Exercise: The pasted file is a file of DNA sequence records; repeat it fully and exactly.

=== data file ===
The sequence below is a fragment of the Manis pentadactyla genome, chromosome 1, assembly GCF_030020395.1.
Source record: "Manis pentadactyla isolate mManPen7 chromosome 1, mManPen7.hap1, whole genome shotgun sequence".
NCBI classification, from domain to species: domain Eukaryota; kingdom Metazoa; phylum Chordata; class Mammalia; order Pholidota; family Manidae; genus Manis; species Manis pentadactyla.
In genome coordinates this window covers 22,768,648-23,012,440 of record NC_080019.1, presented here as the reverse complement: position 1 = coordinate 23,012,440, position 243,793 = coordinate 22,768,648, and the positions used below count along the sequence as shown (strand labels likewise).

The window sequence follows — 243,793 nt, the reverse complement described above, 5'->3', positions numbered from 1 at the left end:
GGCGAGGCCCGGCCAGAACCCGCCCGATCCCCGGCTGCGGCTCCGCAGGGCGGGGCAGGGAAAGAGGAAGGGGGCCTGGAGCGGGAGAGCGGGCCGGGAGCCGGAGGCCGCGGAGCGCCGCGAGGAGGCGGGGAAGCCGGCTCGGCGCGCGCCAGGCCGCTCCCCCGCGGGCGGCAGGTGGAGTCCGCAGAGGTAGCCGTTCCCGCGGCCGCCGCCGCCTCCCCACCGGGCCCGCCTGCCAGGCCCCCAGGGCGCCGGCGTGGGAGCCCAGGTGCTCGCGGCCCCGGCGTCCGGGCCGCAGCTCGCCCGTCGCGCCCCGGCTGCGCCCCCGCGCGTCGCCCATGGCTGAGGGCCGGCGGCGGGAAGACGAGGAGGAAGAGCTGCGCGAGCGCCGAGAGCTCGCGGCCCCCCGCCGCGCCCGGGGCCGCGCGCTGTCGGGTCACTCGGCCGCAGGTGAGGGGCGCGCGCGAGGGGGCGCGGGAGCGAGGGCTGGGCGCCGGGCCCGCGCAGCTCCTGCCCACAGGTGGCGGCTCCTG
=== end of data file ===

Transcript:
The sequence below is a fragment of the Manis pentadactyla genome, chromosome 1, assembly GCF_030020395.1.
Source record: "Manis pentadactyla isolate mManPen7 chromosome 1, mManPen7.hap1, whole genome shotgun sequence".
NCBI classification, from domain to species: domain Eukaryota; kingdom Metazoa; phylum Chordata; class Mammalia; order Pholidota; family Manidae; genus Manis; species Manis pentadactyla.
In genome coordinates this window covers 22,768,648-23,012,440 of record NC_080019.1, presented here as the reverse complement: position 1 = coordinate 23,012,440, position 243,793 = coordinate 22,768,648, and the positions used below count along the sequence as shown (strand labels likewise).

The window sequence follows — 243,793 nt, the reverse complement described above, 5'->3', positions numbered from 1 at the left end:
GGCGAGGCCCGGCCAGAACCCGCCCGATCCCCGGCTGCGGCTCCGCAGGGCGGGGCAGGGAAAGAGGAAGGGGGCCTGGAGCGGGAGAGCGGGCCGGGAGCCGGAGGCCGCGGAGCGCCGCGAGGAGGCGGGGAAGCCGGCTCGGCGCGCGCCAGGCCGCTCCCCCGCGGGCGGCAGGTGGAGTCCGCAGAGGTAGCCGTTCCCGCGGCCGCCGCCGCCTCCCCACCGGGCCCGCCTGCCAGGCCCCCAGGGCGCCGGCGTGGGAGCCCAGGTGCTCGCGGCCCCGGCGTCCGGGCCGCAGCTCGCCCGTCGCGCCCCGGCTGCGCCCCCGCGCGTCGCCCATGGCTGAGGGCCGGCGGCGGGAAGACGAGGAGGAAGAGCTGCGCGAGCGCCGAGAGCTCGCGGCCCCCCGCCGCGCCCGGGGCCGCGCGCTGTCGGGTCACTCGGCCGCAGGTGAGGGGCGCGCGCGAGGGGGCGCGGGAGCGAGGGCTGGGCGCCGGGCCCGCGCAGCTCCTGCCCACAGGTGGCGGCTCCTG